In the present issue, Andrew Brook and Pete Mandik start by reminding us that, though neuroscience goes back at least to Descartes, it became a ma jor factor in cognitive and behavioural research only with the development of fMRI and other brain imaging systems starting in the 1980s. Since then, as they report, neuroscientific research relevant to understanding cognition and behaviour has grown exponentially. There is now quite a large group of researchers with advanced training in both philosophy and neuroscience. Brook/Mandik give a nuanced description of how neuroscientific work has even shaped traditionally 'philosophical' topics such as consciousness. Yet, according, there is still room for work to be done by philosophers.

In distinction to them, Michael Pauen tries less to synthesize theory and neuroeconomical applications than to warn against reductionism. Similarly to Brook and Mandik, he sides with the merely relative autonomy of the different disciplinary perspectives, seeing rather a complementary relation between consciousness and brain. Ralph Schumacher agrees with Pauen in stressing the irreducibility of the mental, which he illustrates with the help of the creative force of symbols within learning processes. Irreducibility comes from the symbols' dependence on content, and the content's dependence on environment. The environment cannot be in the brain, so neuroscience, strictly understood, cannot include cognitive learning, strictly understood. As can be seen, in sum, philosophers may posit themselves either more on the naturalist or more on the cognitivist side, by this somehow redoubling the inner-economic methodological struggle.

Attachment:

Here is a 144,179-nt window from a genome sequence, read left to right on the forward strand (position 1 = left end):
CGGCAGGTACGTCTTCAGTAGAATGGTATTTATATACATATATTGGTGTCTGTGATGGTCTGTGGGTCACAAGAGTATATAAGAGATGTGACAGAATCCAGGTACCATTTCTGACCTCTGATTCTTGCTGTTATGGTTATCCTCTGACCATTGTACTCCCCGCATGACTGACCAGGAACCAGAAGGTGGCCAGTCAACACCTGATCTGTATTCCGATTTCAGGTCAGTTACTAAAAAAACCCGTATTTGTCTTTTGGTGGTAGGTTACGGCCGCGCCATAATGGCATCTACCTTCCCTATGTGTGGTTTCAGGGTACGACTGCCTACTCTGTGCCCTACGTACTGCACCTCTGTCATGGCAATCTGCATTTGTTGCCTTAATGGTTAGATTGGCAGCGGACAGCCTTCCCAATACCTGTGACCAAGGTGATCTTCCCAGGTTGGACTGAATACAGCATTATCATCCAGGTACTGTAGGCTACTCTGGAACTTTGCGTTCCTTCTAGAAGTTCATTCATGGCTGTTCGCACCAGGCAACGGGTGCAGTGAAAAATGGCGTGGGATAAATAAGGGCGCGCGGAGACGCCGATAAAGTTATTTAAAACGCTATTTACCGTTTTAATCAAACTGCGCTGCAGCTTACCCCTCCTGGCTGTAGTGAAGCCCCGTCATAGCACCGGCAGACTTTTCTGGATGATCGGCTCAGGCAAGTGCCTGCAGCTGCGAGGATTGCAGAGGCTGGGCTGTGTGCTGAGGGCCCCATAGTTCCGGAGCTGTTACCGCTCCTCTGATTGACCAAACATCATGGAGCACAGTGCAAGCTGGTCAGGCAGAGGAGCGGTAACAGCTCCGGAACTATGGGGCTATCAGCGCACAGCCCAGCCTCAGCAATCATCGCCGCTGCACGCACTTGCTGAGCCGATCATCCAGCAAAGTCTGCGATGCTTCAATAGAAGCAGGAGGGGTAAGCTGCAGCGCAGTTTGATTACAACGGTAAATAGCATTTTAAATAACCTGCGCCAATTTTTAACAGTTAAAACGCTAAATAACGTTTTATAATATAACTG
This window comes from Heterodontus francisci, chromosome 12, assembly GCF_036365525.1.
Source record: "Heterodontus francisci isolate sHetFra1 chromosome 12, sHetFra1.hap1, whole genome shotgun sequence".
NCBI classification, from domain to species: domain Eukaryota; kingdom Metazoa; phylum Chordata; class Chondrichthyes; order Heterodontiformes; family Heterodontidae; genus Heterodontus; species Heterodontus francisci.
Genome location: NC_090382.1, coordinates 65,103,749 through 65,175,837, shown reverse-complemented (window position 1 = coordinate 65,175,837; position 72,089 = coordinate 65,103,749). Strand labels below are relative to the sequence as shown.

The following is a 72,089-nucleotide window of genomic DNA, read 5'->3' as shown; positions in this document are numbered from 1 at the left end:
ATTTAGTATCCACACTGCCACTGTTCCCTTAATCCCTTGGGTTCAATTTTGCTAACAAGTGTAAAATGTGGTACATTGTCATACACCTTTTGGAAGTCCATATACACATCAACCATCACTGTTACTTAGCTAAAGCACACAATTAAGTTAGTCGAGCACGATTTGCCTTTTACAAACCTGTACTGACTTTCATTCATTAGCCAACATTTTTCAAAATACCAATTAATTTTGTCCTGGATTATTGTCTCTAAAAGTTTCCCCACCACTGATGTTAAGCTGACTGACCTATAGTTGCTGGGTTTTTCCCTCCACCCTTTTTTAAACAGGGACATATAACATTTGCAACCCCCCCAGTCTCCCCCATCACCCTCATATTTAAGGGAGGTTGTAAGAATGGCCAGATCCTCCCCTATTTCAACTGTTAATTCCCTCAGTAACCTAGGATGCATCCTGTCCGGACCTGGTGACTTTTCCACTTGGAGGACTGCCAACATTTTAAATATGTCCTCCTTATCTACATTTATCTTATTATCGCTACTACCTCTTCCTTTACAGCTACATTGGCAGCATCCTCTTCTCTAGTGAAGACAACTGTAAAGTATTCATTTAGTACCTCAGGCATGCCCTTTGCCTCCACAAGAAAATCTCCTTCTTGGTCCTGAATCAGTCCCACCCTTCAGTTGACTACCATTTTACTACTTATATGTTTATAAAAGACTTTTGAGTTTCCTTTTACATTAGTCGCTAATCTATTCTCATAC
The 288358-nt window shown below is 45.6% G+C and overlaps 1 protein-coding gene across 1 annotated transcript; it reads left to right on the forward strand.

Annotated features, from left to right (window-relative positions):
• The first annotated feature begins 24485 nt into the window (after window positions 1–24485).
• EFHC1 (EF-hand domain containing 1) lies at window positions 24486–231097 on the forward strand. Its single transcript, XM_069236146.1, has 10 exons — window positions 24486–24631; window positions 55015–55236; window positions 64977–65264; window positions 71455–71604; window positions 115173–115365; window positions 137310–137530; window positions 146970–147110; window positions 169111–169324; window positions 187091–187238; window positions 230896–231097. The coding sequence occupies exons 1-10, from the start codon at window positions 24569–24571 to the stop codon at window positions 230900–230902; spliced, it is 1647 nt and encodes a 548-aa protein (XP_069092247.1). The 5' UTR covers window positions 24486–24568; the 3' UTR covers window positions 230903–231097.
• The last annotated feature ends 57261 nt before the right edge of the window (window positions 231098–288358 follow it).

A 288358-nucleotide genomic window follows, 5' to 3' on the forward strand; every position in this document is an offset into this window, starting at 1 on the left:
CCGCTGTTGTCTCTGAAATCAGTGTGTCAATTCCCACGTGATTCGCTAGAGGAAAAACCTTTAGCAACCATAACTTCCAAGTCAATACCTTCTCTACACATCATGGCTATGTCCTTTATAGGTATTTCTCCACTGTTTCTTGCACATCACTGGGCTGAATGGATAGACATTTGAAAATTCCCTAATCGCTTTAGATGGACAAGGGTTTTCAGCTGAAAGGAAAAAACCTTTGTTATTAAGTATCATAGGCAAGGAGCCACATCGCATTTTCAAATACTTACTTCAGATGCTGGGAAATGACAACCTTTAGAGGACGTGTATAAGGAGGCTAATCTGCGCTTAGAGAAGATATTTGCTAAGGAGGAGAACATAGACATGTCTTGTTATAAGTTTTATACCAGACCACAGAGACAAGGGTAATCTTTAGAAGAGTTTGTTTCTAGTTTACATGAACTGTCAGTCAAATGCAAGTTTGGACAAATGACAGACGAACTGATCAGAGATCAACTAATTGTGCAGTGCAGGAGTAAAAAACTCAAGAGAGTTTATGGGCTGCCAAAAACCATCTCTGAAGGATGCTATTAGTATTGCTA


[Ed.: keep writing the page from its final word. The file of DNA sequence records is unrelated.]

Jang Park and Paul Zak see neuroeconomics as the most advanced form of a biologically understood program of economic theory. Accordingly, they give a list of recent findings, explaining how behavioural economics corrected standard thinking about rationality, emotions, altruism, etc. Even if not explicitly, theirs seems to be an unmitigated reductionist position. They think that, for example, trust is 'caused' by influences on the brain state and that firing rates of the brain can be used to predict risky choices or consumer purchases, even fashion trends. Against the critics of neuroeconomics they think that brain-science is suited to make economics a 'modern science'. Bernhard Neumärker follows the same line of reasoning as these economics colleagues, reconstructing the successes of recent behavioural economics and legitimizing its neural subsection as adding reality to economics' hypothetical 'as if ' assumptions. Against the reductionist neuroeconomists, however, Neumärker wants to introduce 'neuroeconomic constraints' arising from types of action, situation, beliefs and outcome. Cohering with Schumacher's externalism-critique, these constraints would restrict the relevance of brain-findings. Daniel Houser et al. and Shu-Chen Li et al. devote themselves to more detailed work, suggesting both improvements in econometric methodology and reward-based decision making.